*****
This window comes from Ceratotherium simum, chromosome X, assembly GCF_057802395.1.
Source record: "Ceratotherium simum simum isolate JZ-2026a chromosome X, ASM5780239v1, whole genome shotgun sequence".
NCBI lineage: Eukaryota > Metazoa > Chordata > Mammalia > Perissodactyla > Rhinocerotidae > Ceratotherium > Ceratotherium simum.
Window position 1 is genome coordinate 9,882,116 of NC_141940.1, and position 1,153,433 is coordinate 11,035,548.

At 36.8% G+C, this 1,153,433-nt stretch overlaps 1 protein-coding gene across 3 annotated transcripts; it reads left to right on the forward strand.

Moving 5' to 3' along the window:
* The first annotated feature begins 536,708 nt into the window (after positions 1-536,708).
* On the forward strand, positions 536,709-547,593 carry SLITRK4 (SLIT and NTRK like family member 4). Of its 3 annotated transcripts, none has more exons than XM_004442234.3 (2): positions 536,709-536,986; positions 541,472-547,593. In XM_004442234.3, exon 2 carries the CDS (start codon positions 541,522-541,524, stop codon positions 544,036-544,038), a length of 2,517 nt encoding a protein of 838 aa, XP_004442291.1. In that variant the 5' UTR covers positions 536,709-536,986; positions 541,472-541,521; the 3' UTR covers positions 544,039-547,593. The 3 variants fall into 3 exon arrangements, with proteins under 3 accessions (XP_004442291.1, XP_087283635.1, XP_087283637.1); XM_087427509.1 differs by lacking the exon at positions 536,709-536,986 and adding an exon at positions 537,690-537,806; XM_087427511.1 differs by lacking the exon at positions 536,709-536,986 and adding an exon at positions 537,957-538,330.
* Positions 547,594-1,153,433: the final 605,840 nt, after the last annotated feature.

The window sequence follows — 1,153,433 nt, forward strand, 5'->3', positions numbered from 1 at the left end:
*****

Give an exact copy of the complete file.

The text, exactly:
This window comes from Ceratotherium simum, chromosome X, assembly GCF_057802395.1.
Source record: "Ceratotherium simum simum isolate JZ-2026a chromosome X, ASM5780239v1, whole genome shotgun sequence".
NCBI lineage: Eukaryota > Metazoa > Chordata > Mammalia > Perissodactyla > Rhinocerotidae > Ceratotherium > Ceratotherium simum.
Window position 1 is genome coordinate 9,882,116 of NC_141940.1, and position 1,153,433 is coordinate 11,035,548.

At 36.8% G+C, this 1,153,433-nt stretch overlaps 1 protein-coding gene across 3 annotated transcripts; it reads left to right on the forward strand.

Moving 5' to 3' along the window:
* The first annotated feature begins 536,708 nt into the window (after positions 1-536,708).
* On the forward strand, positions 536,709-547,593 carry SLITRK4 (SLIT and NTRK like family member 4). Of its 3 annotated transcripts, none has more exons than XM_004442234.3 (2): positions 536,709-536,986; positions 541,472-547,593. In XM_004442234.3, exon 2 carries the CDS (start codon positions 541,522-541,524, stop codon positions 544,036-544,038), a length of 2,517 nt encoding a protein of 838 aa, XP_004442291.1. In that variant the 5' UTR covers positions 536,709-536,986; positions 541,472-541,521; the 3' UTR covers positions 544,039-547,593. The 3 variants fall into 3 exon arrangements, with proteins under 3 accessions (XP_004442291.1, XP_087283635.1, XP_087283637.1); XM_087427509.1 differs by lacking the exon at positions 536,709-536,986 and adding an exon at positions 537,690-537,806; XM_087427511.1 differs by lacking the exon at positions 536,709-536,986 and adding an exon at positions 537,957-538,330.
* Positions 547,594-1,153,433: the final 605,840 nt, after the last annotated feature.

The window sequence follows — 1,153,433 nt, forward strand, 5'->3', positions numbered from 1 at the left end: